More Tile Types for the Tile Map

More Tile types and Character movement methods

More Tiles!

We'll now add a few new tile types to our map. Whilst we could just do this by extending the switch statement in the tile drawing loop, and by adding to the tile value checks when checking if our character can move, this would result in horribly bloated code and make it difficult to add or remove tiles in the future. Instead, we'll add a method for defining characteristics of each tile type is an easy to read and modify way.

View example

We'll also add so methods to the Character class to make it simpler and easier to read when checking if the Character can move to a neighbouring tile.

First, let's modify the map. We'll add a few new types of tile and make it look a bit better (but just a bit!).


var gameMap = [
	0, 0, 4, 0, 0, 0, 0, 0, 0, 0, 0, 0, 0, 0, 0, 0, 0, 0, 0, 0,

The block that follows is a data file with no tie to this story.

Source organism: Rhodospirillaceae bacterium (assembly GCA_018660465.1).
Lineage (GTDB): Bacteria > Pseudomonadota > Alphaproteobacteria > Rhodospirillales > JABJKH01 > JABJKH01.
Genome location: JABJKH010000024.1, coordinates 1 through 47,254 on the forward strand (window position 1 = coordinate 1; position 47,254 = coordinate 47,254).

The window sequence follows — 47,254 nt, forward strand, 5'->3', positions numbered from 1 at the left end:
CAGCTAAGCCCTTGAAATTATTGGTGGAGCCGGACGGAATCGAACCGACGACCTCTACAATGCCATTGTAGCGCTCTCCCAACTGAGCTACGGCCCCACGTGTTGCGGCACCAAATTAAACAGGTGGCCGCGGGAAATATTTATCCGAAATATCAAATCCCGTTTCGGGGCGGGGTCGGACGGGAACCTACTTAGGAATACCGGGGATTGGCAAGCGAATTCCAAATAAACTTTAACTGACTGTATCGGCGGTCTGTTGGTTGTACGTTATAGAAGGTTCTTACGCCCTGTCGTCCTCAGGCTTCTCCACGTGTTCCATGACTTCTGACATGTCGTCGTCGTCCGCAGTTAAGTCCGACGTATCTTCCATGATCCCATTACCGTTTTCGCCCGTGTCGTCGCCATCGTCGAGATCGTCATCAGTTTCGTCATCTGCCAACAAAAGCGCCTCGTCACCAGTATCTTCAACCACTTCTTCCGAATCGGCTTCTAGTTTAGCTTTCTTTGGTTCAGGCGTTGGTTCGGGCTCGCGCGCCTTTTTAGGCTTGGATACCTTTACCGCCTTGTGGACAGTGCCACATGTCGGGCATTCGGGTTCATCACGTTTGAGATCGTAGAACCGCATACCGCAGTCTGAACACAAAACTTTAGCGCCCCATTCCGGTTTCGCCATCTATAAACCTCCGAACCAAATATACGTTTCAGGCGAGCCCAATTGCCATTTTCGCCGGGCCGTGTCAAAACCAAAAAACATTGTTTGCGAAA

0, 2, 4, 4, 1, 1, 1, 1, 1, 1, 1, 1, 1, 1, 1, 1, 0, 2, 2, 0,
	0, 2, 3, 4, 4, 1, 1, 1, 1, 1, 1, 1, 1, 1, 1, 1, 0, 2, 2, 0,
	0, 2, 3, 1, 4, 4, 1, 1, 2, 2, 2, 2, 1, 1, 2, 2, 2, 2, 2, 0,
	0, 2, 3, 1, 1, 4, 4, 1, 2, 3, 3, 2, 1, 1, 2, 1, 0, 0, 0, 0,
	0, 2, 2, 2, 2, 2, 2, 2, 2, 3, 3, 2, 2, 2, 2, 1, 1, 1, 1, 0,
	0, 1, 1, 1, 1, 2, 4, 1, 1, 1, 1, 1, 1, 1, 2, 1, 1, 1, 1, 0,
	0, 1, 1, 1, 1, 2, 4, 1, 1, 1, 1, 1, 1, 1, 2, 1, 1, 1, 1, 0,
	0, 1, 1, 1, 1, 2, 4, 4, 4, 4, 4, 1, 1, 1, 2, 2, 2, 2, 1, 0,
	0, 1, 1, 1, 1, 2, 3, 2, 1, 1, 4, 1, 1, 1, 1, 3, 3, 2, 1, 0,
	0, 1, 2, 2, 2, 2, 1, 2, 1, 1, 4, 1, 1, 1, 1, 1, 3, 2, 1, 0,
	0, 1, 2, 3, 3, 2, 1, 2, 1, 1, 4, 4, 4, 4, 4, 4, 4, 2, 4, 4,
	0, 1, 2, 3, 3, 2, 1, 2, 1, 1, 1, 1, 1, 1, 1, 1, 1, 2, 1, 0,
	0, 1, 2, 3, 4, 2, 2, 2, 1, 1, 1, 1, 1, 1, 1, 0, 1, 2, 1, 0,
	0, 3, 2, 3, 4, 4, 1, 2, 2, 2, 2, 2, 2, 2, 1, 0, 1, 2, 1, 0,
	0, 3, 2, 3, 4, 4, 3, 2, 1, 1, 1, 1, 1, 2, 1, 1, 1, 2, 3, 0,
	0, 3, 2, 3, 4, 1, 3, 2, 1, 3, 1, 1, 1, 2, 1, 1, 1, 2, 3, 0,
	0, 1, 2, 2, 2, 2, 2, 2, 3, 3, 3, 1, 1, 2, 2, 2, 2, 2, 3, 0,